Thursday, October 13, 2016

Supertzar: Black Sabbath as Both Comfort Food and Friend

Black Sabbath's Supertzar is an instrumental on their Sabotage album. I was probably 14 when I first heard it and it sounded like something on Lawrence Welk's show. It was really dark and weirdly triumphant.

Sabotage was one of the first Black Sabbath albums I bought. The image on the album cover was completely washed out but I got it because it was like $8 on CD compared with its $15 cleaner looking alternative.

I later found out the reason for that. Black Sabbath had signed one of the worst record contracts imaginable and that allowed their management to issue cheaper versions with a mixed up track order that sounded really bad. I was used to the album ending with Am I Going Insane (Radio) but, truthfully, The Writ was the last track. I later realized that if a Black Sabbath album was released under the "Dorchester Holding" that it was bogus and probably didn't help Tony Iommi pay the Tony Martins of the world who got Rockstar'd into singing for the world's best band remembered for their worst singles.

My best friend and neighbor at the time was really into bodybuilding and competed while we were still freshmen in high school. He needed music and the music we listened to together was really weird (The Iron Eagle soundtrack, Life of Agony, and Garth Brooks were interchangeable). I suggested he use Supertzar and, even though he didn't use it and most likely doesn't remember it, I still think Supertzar was the perfect choice for expressing Wagnerian grandeur.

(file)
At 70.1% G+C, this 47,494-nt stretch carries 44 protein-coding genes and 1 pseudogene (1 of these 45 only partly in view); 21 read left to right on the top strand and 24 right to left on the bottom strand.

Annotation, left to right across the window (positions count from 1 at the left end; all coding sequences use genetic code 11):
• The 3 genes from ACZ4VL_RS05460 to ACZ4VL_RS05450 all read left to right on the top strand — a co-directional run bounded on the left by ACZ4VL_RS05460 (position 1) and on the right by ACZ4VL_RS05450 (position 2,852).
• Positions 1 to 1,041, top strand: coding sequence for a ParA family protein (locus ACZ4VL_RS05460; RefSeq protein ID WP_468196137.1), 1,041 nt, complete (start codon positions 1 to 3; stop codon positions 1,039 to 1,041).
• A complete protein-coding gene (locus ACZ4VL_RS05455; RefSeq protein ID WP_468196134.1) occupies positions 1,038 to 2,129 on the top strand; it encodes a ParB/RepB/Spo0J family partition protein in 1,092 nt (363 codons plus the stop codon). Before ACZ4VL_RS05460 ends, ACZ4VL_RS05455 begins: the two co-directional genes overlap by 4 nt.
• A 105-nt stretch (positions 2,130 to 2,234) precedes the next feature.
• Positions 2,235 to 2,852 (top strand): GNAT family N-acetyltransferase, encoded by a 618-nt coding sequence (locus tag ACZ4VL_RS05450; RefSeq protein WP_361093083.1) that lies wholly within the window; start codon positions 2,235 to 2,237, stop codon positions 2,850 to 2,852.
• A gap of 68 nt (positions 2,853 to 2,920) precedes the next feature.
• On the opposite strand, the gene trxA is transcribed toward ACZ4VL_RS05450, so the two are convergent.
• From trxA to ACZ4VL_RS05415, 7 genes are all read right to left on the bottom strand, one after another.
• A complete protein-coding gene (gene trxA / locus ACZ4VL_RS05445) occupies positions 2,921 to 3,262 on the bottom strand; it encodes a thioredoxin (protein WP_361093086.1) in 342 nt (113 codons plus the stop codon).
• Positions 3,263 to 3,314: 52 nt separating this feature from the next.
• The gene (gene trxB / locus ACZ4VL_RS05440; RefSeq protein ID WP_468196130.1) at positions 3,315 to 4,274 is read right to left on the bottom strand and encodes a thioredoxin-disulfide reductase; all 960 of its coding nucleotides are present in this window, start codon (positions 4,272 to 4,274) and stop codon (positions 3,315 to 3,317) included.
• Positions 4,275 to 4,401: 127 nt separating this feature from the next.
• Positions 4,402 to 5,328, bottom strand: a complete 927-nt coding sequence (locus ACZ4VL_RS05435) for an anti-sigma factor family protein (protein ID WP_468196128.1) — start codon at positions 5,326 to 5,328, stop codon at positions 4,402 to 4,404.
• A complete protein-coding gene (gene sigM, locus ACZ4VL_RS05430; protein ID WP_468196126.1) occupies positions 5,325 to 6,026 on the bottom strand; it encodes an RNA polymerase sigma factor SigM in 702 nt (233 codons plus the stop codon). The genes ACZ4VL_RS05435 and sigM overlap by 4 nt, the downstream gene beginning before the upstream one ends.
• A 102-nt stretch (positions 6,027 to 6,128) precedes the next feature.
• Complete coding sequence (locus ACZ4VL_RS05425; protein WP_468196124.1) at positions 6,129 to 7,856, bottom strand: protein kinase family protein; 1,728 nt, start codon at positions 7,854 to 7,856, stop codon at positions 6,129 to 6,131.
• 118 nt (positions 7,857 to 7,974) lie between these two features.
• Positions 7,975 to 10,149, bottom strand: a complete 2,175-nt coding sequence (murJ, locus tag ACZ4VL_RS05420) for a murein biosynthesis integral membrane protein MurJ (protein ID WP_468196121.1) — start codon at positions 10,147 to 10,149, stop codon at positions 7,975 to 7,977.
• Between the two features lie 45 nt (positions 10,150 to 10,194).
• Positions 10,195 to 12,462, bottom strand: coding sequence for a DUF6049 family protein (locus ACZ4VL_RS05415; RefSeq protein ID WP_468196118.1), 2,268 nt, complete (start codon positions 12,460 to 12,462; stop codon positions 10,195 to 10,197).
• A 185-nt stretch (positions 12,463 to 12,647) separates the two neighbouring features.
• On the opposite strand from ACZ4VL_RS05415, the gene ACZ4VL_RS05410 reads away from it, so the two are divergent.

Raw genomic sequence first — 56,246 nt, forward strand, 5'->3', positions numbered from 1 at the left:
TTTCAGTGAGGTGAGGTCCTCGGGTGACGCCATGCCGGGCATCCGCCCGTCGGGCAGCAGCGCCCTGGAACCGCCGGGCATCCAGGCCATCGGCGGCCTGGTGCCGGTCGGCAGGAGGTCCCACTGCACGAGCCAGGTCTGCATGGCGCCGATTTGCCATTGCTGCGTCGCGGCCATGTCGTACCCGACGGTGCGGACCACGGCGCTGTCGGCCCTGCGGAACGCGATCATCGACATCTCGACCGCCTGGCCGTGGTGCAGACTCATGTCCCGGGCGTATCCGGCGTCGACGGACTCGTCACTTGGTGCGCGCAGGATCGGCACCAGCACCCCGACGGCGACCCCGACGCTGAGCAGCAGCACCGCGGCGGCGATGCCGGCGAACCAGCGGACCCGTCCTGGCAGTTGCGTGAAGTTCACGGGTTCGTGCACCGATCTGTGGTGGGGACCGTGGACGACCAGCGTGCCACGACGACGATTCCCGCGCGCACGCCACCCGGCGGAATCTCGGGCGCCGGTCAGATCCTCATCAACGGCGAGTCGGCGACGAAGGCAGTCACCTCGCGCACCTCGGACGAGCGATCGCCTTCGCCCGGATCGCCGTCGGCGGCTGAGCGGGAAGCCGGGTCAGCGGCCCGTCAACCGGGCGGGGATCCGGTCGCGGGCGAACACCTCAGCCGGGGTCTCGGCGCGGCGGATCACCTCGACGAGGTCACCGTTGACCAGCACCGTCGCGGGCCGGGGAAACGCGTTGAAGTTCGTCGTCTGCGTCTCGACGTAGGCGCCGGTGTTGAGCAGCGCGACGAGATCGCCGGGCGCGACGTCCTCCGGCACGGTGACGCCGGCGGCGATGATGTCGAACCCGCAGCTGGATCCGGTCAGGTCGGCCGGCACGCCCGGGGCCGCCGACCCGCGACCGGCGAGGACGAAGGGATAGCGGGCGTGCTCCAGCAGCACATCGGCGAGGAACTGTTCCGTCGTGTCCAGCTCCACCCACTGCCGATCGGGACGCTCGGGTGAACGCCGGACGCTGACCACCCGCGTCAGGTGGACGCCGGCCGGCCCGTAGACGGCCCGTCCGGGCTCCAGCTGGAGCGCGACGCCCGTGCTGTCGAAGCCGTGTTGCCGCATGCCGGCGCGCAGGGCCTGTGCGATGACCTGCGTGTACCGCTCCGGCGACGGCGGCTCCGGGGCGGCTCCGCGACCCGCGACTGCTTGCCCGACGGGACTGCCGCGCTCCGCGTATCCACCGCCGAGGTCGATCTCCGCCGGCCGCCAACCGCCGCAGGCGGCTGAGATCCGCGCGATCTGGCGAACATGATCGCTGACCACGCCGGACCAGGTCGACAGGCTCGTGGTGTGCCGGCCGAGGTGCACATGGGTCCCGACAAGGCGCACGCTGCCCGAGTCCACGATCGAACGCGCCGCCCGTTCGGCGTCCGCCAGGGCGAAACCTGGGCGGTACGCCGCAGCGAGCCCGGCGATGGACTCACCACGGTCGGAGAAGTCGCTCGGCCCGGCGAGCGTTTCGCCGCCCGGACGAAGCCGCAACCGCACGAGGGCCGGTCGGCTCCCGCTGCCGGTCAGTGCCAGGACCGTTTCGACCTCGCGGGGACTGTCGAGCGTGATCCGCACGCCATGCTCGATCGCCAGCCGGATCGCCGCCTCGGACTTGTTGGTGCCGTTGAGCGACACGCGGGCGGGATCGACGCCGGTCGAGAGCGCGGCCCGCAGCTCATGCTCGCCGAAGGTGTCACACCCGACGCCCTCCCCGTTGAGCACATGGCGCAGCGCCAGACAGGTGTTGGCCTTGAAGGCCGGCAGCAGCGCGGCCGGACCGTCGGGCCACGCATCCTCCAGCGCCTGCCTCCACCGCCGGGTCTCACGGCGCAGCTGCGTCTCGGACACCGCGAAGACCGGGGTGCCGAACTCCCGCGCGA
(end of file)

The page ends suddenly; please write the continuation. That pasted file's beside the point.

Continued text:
When I get bummed out, I listen to Black Sabbath. In the last few years its been back and forth between Volume 4 and Master of Reality but, truthfully, any of those first eight albums are a comfort.

Whatever they stumbled into from 1970 to 1978, I'm grateful. They apparently didn't realize that they made some of the world's most special music over the course of eight long playing records (Live at Last doesn't count among their album releases but should). Over the years they've consistently avoided the best songs for live shows and some of the best stuff that they do play are played wrong, as though they were a bad metal band.

Black Sabbath is not a metal band. They were a mediocre jazz and blues band who had to turn up loud so the audiences couldn't ignore them and translated meandering jams into something total and absolute.

There are plenty of books that are meant to teach you how to be rich and successful but they don't always get it. There's some kinds of genius that are just stumbled into. Black Sabbath stumbled better than anyone.

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